The whole suite made Isaiah think of a flock of bright tropical birds in a wooden crate, and reminded him of college dorms in his remote youth. In his faded red tunic and aging body, he felt dull, ugly. It suddenly occurred to him that all of these strange folk, in their diverse ways, were beautiful. Why? Another mystery about them.
He sat down on a cushion and accepted a cup of tea. They didn't seem to favor chairs, but then there weren't as many chairs as people. "Perhaps you should take another room," he said. "You're getting crowded."
"We're leaving soon, so we didn't bother," Vivian replied. "We were asked to."
Isaiah sighed and mustered his questions. Something trivial first.
"What was that handy little gadget you used to cancel the psilence downstairs in the coffee shop?"
"A psi-opener," said FX. "You need a license to use it, most places. I have one, though it may not be any use here."
"No more use than the psi-opener turned out to be." That was Canorus. He stood in the connecting door, clad in brown-black pajamas. Isaiah smiled at him. The Melior prowled over and sat down on the bare floor. A discussion-group seemed to be forming.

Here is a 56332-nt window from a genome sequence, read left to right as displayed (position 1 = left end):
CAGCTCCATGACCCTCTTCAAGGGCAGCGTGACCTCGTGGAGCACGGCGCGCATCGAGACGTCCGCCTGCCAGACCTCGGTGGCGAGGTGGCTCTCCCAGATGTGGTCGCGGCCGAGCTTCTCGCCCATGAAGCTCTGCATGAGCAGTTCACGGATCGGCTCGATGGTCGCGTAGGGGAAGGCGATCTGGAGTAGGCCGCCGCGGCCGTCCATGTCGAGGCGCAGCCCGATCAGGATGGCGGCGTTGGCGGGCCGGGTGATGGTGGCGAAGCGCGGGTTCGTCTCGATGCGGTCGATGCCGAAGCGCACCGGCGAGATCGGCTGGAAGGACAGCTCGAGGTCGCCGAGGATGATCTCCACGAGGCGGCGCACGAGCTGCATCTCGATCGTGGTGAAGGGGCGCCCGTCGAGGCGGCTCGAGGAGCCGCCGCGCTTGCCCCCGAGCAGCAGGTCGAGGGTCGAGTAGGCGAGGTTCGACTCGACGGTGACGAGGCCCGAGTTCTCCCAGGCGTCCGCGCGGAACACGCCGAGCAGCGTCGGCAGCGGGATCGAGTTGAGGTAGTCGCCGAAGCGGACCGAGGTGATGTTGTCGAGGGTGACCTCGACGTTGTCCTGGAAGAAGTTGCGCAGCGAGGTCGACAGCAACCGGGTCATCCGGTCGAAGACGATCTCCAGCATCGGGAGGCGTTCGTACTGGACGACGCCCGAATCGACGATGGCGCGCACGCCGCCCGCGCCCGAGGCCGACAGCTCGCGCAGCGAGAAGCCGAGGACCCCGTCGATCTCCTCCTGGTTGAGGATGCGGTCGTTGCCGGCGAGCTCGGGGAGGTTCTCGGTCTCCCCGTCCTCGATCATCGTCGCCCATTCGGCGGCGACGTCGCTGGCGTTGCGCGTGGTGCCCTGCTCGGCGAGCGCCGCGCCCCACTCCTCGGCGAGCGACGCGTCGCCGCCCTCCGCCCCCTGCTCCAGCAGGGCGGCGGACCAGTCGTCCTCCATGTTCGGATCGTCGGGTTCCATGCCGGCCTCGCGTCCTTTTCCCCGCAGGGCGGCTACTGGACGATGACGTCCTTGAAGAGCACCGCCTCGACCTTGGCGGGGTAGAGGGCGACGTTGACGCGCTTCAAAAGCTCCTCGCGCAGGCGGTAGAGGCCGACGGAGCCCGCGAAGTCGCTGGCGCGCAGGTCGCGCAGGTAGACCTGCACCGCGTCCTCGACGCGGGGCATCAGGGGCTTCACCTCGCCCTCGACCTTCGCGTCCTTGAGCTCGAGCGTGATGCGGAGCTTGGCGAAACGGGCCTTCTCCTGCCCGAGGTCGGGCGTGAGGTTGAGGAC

"Next question. Who are you? Explorers? Traders? Missionaries? Secret agents? Are you connected with TSTO, or the KaiSenese, or what?"
FX smiled. "If we were secret agents, we'd be poor specimens."
"We're troubleshooters," Canorus said. "We work for TSTO."
Isaiah turned that over in his mind while he sipped tea. Meanwhile, Jeanette came in and sat down. "I'm surprised," he said. "I would have expected TSTO troubleshooters to be more military."
"Most of them are," FX admitted. "We're sort of like Baker Street Irregulars. Black Sheep Squadron. Tomajian's Rough-Cuts."
"We run around the fringes of Terran Space, investigating problems relating to odd psi," said Vivian. "We have lots of discretionary leeway. Oodles. Heaps. Have some coffee cake."
Isaiah nodded. "Exotic psi troubleshooters. Okay, that makes sense, I guess." He accepted the coffee cake. "My next question is for Daima." She looked up, her face as unreadable as ever. "What are you?" he asked.
She smiled. "Someone not with a good enough disguise. How do you know?"